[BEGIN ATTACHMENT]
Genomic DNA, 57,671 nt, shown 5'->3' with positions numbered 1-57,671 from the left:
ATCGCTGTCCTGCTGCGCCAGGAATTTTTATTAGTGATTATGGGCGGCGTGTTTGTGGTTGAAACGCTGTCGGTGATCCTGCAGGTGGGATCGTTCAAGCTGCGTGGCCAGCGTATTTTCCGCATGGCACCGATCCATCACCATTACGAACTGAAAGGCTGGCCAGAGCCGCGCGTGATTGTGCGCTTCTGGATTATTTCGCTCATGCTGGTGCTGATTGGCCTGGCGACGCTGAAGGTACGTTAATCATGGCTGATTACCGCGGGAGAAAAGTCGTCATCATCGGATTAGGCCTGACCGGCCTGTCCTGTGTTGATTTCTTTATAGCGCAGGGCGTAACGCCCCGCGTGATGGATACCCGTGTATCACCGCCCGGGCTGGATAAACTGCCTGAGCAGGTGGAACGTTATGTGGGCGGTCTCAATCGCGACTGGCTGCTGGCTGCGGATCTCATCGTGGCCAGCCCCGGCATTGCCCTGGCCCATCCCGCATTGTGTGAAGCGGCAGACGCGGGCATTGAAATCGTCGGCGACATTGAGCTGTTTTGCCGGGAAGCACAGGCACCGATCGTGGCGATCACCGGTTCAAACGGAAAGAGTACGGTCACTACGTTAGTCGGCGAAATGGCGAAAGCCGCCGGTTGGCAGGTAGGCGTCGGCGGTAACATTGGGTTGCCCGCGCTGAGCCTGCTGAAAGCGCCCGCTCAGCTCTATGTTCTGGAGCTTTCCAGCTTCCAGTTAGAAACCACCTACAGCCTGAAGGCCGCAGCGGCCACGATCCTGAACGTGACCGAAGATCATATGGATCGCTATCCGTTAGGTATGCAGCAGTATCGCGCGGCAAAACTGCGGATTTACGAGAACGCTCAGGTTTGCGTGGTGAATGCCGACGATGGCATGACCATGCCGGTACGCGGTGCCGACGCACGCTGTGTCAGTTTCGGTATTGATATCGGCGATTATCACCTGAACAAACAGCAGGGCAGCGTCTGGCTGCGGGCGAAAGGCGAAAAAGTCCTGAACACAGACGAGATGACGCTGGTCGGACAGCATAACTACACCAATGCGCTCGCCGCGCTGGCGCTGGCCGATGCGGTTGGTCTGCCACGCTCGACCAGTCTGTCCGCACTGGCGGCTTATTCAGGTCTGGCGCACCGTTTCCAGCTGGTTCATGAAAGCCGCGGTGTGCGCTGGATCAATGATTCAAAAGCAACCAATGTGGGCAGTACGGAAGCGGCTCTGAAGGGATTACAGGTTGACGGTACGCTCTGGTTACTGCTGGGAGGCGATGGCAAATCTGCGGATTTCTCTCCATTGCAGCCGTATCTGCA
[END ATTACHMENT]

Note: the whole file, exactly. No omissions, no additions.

Genomic DNA, 57,671 nt, shown 5'->3' with positions numbered 1-57,671 from the left:
ATCGCTGTCCTGCTGCGCCAGGAATTTTTATTAGTGATTATGGGCGGCGTGTTTGTGGTTGAAACGCTGTCGGTGATCCTGCAGGTGGGATCGTTCAAGCTGCGTGGCCAGCGTATTTTCCGCATGGCACCGATCCATCACCATTACGAACTGAAAGGCTGGCCAGAGCCGCGCGTGATTGTGCGCTTCTGGATTATTTCGCTCATGCTGGTGCTGATTGGCCTGGCGACGCTGAAGGTACGTTAATCATGGCTGATTACCGCGGGAGAAAAGTCGTCATCATCGGATTAGGCCTGACCGGCCTGTCCTGTGTTGATTTCTTTATAGCGCAGGGCGTAACGCCCCGCGTGATGGATACCCGTGTATCACCGCCCGGGCTGGATAAACTGCCTGAGCAGGTGGAACGTTATGTGGGCGGTCTCAATCGCGACTGGCTGCTGGCTGCGGATCTCATCGTGGCCAGCCCCGGCATTGCCCTGGCCCATCCCGCATTGTGTGAAGCGGCAGACGCGGGCATTGAAATCGTCGGCGACATTGAGCTGTTTTGCCGGGAAGCACAGGCACCGATCGTGGCGATCACCGGTTCAAACGGAAAGAGTACGGTCACTACGTTAGTCGGCGAAATGGCGAAAGCCGCCGGTTGGCAGGTAGGCGTCGGCGGTAACATTGGGTTGCCCGCGCTGAGCCTGCTGAAAGCGCCCGCTCAGCTCTATGTTCTGGAGCTTTCCAGCTTCCAGTTAGAAACCACCTACAGCCTGAAGGCCGCAGCGGCCACGATCCTGAACGTGACCGAAGATCATATGGATCGCTATCCGTTAGGTATGCAGCAGTATCGCGCGGCAAAACTGCGGATTTACGAGAACGCTCAGGTTTGCGTGGTGAATGCCGACGATGGCATGACCATGCCGGTACGCGGTGCCGACGCACGCTGTGTCAGTTTCGGTATTGATATCGGCGATTATCACCTGAACAAACAGCAGGGCAGCGTCTGGCTGCGGGCGAAAGGCGAAAAAGTCCTGAACACAGACGAGATGACGCTGGTCGGACAGCATAACTACACCAATGCGCTCGCCGCGCTGGCGCTGGCCGATGCGGTTGGTCTGCCACGCTCGACCAGTCTGTCCGCACTGGCGGCTTATTCAGGTCTGGCGCACCGTTTCCAGCTGGTTCATGAAAGCCGCGGTGTGCGCTGGATCAATGATTCAAAAGCAACCAATGTGGGCAGTACGGAAGCGGCTCTGAAGGGATTACAGGTTGACGGTACGCTCTGGTTACTGCTGGGAGGCGATGGCAAATCTGCGGATTTCTCTCCATTGCAGCCGTATCTGCA